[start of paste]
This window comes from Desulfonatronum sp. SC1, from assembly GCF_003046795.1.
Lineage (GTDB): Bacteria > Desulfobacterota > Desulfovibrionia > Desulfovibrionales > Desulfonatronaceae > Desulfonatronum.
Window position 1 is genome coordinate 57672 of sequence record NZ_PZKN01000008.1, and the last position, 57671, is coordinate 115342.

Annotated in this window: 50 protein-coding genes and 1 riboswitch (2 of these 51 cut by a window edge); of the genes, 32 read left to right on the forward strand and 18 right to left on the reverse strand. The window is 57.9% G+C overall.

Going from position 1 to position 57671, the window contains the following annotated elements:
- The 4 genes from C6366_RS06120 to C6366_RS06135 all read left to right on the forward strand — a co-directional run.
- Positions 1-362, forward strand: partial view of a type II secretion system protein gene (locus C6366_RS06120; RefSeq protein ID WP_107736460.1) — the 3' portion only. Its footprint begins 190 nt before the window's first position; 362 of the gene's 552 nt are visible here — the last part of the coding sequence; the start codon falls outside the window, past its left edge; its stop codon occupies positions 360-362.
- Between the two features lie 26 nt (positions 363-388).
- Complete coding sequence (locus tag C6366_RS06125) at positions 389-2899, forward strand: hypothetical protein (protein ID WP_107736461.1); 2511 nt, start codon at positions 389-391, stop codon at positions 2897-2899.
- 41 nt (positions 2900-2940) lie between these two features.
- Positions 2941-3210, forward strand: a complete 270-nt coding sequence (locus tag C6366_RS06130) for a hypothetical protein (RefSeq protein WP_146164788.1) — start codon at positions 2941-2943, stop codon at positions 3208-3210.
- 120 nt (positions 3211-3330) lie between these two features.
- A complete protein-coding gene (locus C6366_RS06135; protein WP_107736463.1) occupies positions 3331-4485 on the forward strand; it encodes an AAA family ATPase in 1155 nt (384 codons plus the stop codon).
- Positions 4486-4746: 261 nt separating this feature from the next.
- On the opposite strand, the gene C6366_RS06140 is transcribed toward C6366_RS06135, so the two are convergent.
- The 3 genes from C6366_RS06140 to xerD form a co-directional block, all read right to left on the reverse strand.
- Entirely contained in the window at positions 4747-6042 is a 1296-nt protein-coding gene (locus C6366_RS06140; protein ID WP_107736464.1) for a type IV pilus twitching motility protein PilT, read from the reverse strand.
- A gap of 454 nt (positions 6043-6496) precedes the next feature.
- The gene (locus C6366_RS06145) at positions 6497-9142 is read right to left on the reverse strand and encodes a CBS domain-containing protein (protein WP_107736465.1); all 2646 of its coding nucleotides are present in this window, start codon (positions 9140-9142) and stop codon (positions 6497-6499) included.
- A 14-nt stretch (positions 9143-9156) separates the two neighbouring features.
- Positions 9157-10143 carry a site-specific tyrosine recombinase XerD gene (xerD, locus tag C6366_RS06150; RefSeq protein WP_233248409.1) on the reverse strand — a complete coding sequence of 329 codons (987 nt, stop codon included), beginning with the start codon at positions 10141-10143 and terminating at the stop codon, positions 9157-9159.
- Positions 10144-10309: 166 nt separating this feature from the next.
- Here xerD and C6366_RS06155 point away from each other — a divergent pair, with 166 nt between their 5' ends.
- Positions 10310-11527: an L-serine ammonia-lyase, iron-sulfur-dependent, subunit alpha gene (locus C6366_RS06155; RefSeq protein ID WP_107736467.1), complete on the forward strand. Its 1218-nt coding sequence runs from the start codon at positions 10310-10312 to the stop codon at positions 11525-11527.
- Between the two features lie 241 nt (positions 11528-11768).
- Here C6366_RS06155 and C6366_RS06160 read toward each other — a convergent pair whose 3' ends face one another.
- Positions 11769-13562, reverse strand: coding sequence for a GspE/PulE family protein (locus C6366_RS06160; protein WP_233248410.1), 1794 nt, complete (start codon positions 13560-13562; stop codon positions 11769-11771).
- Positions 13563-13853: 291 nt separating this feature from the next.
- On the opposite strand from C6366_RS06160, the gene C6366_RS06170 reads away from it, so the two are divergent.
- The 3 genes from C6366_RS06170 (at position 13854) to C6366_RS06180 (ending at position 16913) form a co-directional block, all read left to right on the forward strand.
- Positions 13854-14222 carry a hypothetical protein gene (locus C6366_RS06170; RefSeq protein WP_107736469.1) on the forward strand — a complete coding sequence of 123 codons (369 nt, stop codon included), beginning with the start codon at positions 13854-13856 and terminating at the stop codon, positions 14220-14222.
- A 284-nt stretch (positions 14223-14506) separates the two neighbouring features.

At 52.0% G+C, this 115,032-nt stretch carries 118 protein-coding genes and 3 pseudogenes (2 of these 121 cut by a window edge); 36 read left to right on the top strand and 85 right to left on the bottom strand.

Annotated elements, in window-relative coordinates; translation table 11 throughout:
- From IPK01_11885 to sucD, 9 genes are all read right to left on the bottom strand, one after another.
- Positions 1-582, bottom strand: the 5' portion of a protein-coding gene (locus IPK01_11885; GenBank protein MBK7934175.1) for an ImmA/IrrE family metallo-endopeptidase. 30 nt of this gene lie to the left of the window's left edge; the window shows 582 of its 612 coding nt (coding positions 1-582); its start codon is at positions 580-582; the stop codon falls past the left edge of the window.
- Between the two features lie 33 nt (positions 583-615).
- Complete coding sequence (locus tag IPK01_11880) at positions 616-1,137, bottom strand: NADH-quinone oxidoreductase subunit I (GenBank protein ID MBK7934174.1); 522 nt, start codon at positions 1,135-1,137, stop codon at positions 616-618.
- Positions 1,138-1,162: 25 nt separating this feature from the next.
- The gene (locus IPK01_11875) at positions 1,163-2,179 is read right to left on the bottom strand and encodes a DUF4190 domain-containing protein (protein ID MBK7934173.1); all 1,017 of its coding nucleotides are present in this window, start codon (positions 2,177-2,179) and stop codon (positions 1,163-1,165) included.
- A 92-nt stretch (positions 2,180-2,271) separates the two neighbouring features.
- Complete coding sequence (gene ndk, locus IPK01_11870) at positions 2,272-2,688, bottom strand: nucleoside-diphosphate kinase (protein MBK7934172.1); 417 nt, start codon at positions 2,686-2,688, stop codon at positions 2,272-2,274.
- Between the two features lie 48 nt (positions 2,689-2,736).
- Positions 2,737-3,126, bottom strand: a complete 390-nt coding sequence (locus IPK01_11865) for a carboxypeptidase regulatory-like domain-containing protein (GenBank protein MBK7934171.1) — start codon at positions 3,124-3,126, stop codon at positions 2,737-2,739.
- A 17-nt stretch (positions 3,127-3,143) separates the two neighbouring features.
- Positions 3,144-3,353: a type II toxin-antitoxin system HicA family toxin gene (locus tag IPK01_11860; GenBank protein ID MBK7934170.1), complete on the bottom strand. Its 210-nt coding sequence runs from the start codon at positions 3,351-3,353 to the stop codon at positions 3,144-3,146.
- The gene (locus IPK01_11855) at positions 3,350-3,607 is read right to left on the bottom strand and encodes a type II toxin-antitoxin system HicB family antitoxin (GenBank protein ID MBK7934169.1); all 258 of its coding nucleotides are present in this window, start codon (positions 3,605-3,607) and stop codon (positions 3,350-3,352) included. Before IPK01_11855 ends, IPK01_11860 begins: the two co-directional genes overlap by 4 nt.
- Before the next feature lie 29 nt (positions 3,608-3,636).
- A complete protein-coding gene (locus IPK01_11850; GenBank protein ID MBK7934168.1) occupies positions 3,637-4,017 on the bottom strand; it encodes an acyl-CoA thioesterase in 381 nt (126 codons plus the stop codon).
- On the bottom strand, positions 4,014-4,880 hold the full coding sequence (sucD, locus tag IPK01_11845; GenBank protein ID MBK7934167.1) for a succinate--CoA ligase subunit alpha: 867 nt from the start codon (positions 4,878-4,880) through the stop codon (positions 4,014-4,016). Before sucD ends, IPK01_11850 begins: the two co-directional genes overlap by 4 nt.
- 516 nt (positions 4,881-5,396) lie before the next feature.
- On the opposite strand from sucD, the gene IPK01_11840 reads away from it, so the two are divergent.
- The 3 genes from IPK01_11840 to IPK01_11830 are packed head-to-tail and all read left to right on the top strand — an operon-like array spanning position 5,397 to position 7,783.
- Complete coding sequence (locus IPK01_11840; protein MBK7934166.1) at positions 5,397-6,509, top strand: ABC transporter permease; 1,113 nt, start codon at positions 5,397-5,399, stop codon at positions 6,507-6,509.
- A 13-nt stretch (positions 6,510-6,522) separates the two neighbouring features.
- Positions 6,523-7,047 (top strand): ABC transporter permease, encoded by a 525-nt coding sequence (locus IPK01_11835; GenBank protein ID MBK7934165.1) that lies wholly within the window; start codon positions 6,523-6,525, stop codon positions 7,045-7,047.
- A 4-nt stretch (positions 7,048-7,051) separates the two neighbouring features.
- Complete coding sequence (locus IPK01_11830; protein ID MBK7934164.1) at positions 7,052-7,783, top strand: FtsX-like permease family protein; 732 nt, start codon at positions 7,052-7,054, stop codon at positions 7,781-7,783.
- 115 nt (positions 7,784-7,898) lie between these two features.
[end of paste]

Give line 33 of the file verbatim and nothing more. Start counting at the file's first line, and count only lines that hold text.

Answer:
At 52.0% G+C, this 115,032-nt stretch carries 118 protein-coding genes and 3 pseudogenes (2 of these 121 cut by a window edge); 36 read left to right on the top strand and 85 right to left on the bottom strand.